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Putting an End to the Blame Game

A Tool for Helping Partners See Both Sides

Alicia Muñoz

By Alicia Muñoz - Giving up being right doesn’t mean you give up your convictions. It means honoring a multiplicity of viewpoints. Rumi says, “Somewhere beyond right and wrong, there is a garden. I will meet you there.” For couples, this garden is their relationship.

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Resisting the Seduction of "Otherness"

...Once Upon a Time in a Diversity Training Session

Ken Hardy

By Ken Hardy - When I got my doctorate in family therapy, I went to work in community-based organizations, believing that I'd change the world. Today, I realize that my work is about helping people see the insidious impact of the "otherness process." Our task poses formidable challenges, but failing to resist the seductions of "otherness" is failing at a fundamental principle of our work.

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Raising Boys Right

How to Help Closed-Off Young Men Cross the Communication Divide

Adam Cox

By Adam Cox - As we raise and support the next generation of boys, it's vital that we give them the tools to be full participants in society by helping them find the words to define themselves and relate to others. To do so, therapists and parents alike must explore new means of engaging silent youngsters, going beyond the business-as-usual inquiries about thoughts and feelings.

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Is Asking for a Pre-nup a Relationship Killer?

Here's a Mirroring Exercise to Help Partners Empathize and Compromise

Olivia Mellan

By Olivia Mellan - After years of doing therapy and coaching in areas relating to money conflicts, I've discovered one constant about prenuptial agreements: whoever broaches the subject is labeled the bad partner. Yet prenuptial agreements have a role to play in helping couples plan and commit to their future together, particularly when they've been married previously. When handled well, they can even make a marriage stronger.

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VIDEO: Julie Gottman on Making Couples' Life Dreams Come True

The Importance of Creating "Shared Meaning"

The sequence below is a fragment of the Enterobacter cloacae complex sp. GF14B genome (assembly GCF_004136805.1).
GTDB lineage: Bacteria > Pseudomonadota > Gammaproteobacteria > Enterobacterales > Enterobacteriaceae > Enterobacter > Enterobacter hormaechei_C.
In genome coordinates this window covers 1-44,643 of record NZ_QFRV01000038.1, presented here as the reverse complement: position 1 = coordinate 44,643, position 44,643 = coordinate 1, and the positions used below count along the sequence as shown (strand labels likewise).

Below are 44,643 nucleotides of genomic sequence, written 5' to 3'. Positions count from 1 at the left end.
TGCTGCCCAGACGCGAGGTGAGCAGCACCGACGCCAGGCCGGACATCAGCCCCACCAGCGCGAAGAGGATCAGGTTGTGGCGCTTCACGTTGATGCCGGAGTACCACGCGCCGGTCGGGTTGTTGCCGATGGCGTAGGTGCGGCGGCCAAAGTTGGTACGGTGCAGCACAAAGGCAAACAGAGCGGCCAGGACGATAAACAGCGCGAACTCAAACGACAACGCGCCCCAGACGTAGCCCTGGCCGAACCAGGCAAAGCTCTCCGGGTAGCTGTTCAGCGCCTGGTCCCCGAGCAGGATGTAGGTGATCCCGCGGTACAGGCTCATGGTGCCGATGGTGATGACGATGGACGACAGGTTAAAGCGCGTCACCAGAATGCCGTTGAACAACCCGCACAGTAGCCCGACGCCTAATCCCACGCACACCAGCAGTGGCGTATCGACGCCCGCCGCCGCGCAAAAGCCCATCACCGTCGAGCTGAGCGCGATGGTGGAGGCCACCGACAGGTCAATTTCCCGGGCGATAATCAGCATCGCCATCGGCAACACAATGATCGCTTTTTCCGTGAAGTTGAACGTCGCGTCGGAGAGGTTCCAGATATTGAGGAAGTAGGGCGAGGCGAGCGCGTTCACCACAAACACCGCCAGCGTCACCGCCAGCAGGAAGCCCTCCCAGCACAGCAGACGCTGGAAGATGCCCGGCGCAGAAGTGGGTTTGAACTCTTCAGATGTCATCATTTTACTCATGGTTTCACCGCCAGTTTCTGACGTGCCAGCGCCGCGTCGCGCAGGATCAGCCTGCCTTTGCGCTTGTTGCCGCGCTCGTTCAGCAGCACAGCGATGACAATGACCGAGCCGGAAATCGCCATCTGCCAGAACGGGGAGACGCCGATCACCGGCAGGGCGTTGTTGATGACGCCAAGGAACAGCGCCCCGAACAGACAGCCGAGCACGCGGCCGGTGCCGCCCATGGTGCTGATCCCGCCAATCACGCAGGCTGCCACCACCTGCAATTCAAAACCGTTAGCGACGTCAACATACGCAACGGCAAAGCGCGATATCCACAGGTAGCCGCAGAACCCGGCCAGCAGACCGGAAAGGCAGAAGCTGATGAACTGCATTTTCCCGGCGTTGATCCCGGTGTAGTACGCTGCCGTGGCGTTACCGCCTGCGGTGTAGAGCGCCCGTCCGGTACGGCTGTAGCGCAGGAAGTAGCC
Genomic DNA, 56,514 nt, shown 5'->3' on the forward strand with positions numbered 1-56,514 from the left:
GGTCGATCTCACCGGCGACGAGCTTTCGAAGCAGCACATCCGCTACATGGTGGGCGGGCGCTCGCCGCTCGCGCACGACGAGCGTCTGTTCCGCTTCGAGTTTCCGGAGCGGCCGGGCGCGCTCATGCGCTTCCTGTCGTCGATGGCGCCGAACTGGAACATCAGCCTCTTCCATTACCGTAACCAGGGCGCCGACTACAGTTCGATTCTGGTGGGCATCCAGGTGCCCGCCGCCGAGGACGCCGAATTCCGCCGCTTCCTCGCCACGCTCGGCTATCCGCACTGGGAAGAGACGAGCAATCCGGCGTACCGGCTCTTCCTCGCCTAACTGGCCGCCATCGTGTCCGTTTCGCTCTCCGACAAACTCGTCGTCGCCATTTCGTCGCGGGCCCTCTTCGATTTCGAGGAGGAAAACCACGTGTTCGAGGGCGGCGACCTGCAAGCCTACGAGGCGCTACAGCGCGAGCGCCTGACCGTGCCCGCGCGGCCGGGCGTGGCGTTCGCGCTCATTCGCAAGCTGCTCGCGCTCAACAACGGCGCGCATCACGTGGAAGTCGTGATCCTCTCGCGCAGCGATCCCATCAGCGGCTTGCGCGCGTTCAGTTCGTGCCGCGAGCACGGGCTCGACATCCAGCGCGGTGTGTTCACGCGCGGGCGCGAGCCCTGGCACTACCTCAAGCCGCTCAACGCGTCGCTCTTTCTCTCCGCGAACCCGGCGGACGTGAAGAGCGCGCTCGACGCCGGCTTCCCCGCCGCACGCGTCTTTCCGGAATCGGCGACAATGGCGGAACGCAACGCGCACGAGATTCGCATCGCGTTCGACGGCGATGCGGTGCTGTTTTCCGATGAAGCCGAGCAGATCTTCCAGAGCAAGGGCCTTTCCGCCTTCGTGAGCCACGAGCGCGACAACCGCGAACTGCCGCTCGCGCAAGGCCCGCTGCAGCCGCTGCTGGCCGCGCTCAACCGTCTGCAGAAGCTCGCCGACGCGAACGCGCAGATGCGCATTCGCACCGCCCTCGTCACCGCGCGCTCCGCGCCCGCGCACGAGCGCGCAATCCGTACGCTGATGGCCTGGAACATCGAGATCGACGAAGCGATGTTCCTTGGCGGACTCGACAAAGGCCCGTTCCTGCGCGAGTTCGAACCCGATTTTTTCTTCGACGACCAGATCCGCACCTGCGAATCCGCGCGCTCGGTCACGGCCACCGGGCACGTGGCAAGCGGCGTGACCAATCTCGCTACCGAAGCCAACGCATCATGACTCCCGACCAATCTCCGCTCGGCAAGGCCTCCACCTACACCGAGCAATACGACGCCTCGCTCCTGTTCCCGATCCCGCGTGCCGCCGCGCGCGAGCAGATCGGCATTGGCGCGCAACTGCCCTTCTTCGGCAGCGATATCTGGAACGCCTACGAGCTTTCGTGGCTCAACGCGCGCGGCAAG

Julie Gottman

According to renowned couples therapist Julie Gottman, one of the main predictors of a romantic relationship's success or failure is how well partners can dialogue about their differences. In the following clip from her 2015 Networker Symposium keynote, Gottman explains what a healthy dialogue looks like, and how it fosters "shared meaning."

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We Weren't Meant to Live in "Screenworld"

Why Therapy is the Counterculture We Need

Michael Ventura

By Michael Ventura - Nowadays, you see screens at checkout counters and laundromats, in restaurants and waiting rooms, and on the dashboards of cars and in their back seats. Isn't there something peculiarly disembodied about it? How does one find or grow a sense of centeredness amid this continually shifting screenscape? Psychotherapy, by its nature and purpose, is Counter-Screenworld.

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Can Open Relationships Ever Work—and When Should Therapists Support Them?

Helping Your Clients Create a Relationship "Contract"

Rick Miller

By Rick Miller - Partners who are basically healthy as individuals and stable as a couple may benefit from an open relationship. Even in our highly sexualized society, alternative arrangements such as open relationships may seem alien and intimidating to many people, but as therapists, our challenge is to be less prudish and frightened by potentially negative outcomes.

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Tools for Managing Effective Couples Therapy

Bringing Struggling Couples Out of Their Comfort Zones

Ellyn Bader and Peter Pearson

If we now recognize how inescapably relational and interconnected people are, why do most of us continue to work primarily with individuals---most of whom grapple with serious, persistent problems in their intimate relationships? Part of the reason, of course, is that so many clients themselves avoid couples therapy. Sometimes they resist because they aren't motivated, or because they fear the unpleasant things their partners might say about them. Being an effective couples therapist requires us to develop skills we may not come by naturally and to spend a lot of time feeling unsure of our capabilities.

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Case Study: When Couples Therapy Causes Emotional Pain

Coming to Terms with Inflicting Emotional Pain in Order to Provide Good Couples Therapy

Ellyn Bader and Peter Pearson

We don’t become therapists to inflict emotional pain, but eventually we learn that sadness, anger, shock, and disillusionment can be part and parcel of therapy with couples in serious trouble. Good couples therapy sometimes hurts.

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